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6.10 History

Most of the fundamental concepts underlying modern Actor-Critic algorithms were outlined in 1983 in Sutton, Barto, and Anderson’s paper “Neuronlike Adaptive Elements That Can Solve Difficult Learning Control Problems” [11]. This paper introduced the idea of jointly learning two interacting modules: a policy unit or actor, referred to in this paper as an “Associative Search Element” or ASE, and a critic, named an “Adaptive Critic Element” or ACE. The algorithm was motivated by neuroscience which is a field that has often inspired deep learning research. For example, CNNs were originally inspired by the human visual cortex [43, 71]. Sutton et al. argue that modeling a structure as complex as a neuron at the level of a logic-gate-like unit is inadequate. They proposed the ASE/ACE as an initial exploration into systems that consist of a network of complex learned sub-units. Their hope was that shifting from simple to complex primitive units would help solve significantly more complex problems.

It is likely that the name ACE was inspired by Widrow et al. [146] who ten years earlier, in 1973, used the phrase “learning with a critic” to distinguish RL from supervised learning (SL) which can be thought of as “learning with a teacher” [11].8 However, applying a learned critic to improve the reinforcing signal given to another part of the system was novel. Sutton et al. explain the ACE’s purpose very clearly:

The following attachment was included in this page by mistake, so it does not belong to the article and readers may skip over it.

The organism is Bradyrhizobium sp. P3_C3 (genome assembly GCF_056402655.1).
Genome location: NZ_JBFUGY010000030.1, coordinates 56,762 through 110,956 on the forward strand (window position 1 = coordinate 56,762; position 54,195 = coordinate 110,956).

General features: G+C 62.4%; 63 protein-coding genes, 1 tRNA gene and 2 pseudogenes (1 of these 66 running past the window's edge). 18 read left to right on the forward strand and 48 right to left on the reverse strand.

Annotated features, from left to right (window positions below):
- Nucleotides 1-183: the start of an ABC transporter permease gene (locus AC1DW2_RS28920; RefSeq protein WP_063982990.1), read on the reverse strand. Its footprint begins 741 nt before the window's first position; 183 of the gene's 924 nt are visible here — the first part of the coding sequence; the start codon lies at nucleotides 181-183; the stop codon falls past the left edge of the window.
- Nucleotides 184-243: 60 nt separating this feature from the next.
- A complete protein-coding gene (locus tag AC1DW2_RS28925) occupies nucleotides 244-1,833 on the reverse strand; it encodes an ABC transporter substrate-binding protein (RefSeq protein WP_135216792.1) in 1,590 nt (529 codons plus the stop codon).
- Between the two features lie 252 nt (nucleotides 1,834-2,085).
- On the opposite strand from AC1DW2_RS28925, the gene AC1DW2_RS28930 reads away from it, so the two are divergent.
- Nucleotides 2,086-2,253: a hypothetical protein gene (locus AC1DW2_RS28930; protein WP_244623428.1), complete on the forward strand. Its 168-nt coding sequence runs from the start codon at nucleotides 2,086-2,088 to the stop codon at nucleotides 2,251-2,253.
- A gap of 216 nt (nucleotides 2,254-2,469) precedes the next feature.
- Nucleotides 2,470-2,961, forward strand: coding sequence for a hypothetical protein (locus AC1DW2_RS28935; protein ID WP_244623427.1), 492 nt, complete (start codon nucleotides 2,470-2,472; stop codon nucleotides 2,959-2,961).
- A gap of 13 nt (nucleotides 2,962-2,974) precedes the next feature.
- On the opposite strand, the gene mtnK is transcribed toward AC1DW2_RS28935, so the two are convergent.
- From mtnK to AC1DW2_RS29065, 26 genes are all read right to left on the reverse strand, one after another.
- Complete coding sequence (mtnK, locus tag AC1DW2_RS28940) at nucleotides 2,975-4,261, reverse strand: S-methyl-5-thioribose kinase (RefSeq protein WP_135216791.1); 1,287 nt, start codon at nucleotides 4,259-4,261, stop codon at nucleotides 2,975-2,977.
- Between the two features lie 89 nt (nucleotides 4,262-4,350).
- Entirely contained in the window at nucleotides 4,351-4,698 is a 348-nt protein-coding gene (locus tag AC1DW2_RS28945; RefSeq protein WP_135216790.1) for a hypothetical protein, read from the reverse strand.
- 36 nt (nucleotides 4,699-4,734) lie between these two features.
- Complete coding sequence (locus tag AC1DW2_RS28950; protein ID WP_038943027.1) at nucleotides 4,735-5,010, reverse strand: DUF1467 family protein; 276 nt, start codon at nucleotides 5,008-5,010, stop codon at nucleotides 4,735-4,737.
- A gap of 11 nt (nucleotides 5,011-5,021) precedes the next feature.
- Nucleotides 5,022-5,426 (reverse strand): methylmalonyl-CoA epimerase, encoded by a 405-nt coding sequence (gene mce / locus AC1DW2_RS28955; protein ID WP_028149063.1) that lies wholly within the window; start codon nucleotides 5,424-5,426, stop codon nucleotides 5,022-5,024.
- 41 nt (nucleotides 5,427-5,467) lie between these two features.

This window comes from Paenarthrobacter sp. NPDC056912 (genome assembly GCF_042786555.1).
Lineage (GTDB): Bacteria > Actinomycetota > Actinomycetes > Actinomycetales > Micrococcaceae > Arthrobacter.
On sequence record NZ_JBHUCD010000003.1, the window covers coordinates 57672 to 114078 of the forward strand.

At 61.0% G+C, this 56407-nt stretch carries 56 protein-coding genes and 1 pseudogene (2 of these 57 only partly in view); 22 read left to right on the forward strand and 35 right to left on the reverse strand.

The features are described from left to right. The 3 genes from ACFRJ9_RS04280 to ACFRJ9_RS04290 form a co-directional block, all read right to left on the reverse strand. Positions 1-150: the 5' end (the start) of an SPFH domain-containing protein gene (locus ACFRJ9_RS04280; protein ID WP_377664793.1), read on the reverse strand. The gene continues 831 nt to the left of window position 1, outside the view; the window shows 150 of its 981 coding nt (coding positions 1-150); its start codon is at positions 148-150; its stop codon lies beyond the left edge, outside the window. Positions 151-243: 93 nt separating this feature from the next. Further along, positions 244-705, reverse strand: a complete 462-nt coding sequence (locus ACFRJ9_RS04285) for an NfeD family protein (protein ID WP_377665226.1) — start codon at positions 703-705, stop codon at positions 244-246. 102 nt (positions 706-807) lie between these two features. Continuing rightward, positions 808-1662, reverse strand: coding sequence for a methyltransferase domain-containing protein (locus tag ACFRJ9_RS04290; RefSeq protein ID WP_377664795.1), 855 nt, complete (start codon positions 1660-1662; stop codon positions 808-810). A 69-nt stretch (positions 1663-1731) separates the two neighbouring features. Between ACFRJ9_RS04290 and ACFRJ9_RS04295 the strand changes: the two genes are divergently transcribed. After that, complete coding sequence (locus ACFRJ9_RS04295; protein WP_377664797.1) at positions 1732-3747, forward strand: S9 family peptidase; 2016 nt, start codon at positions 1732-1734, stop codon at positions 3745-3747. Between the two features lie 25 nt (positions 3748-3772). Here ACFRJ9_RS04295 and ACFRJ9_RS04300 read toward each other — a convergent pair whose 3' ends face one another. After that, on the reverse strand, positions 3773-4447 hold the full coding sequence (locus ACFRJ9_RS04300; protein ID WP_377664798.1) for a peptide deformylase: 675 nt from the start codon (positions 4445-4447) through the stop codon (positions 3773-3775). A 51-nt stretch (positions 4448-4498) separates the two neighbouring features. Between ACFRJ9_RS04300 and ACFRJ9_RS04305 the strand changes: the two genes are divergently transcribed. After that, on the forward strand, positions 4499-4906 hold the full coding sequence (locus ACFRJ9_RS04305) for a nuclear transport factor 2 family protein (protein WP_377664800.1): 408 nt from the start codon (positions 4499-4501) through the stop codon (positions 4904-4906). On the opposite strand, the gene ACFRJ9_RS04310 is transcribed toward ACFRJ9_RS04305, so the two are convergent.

It [the ACE] adaptively develops an evaluation function that is more informative than the one directly available from the learning system’s environment. This reduces the uncertainty under which the ASE will learn [11].9

Credit assignment and sparse reward signals are two of the most important challenges in RL. The ACE tackles the problem of credit assignment in RL by using the critic to transform a potentially sparse reward into a more informative, dense reinforcing signal. A significant amount of research since this paper has been focused on developing better critics.

The advantage function was first mentioned in 1983 by Baird [9]. However, it was in 1999 that Sutton et al. [133] defined the advantage as Aπ(s, a) = Qπ(s, a) − Vπ(s).

There was a surge of interest in Actor-Critic algorithms after the publication of the Asynchronous Advantage Actor-Critic (A3C) [87] algorithm by Mnih et al. in 2016. This paper introduced a simple scalable method for parallelizing the training of reinforcement learning algorithms using asynchronous gradient ascent. We will look at this in Chapter 8.

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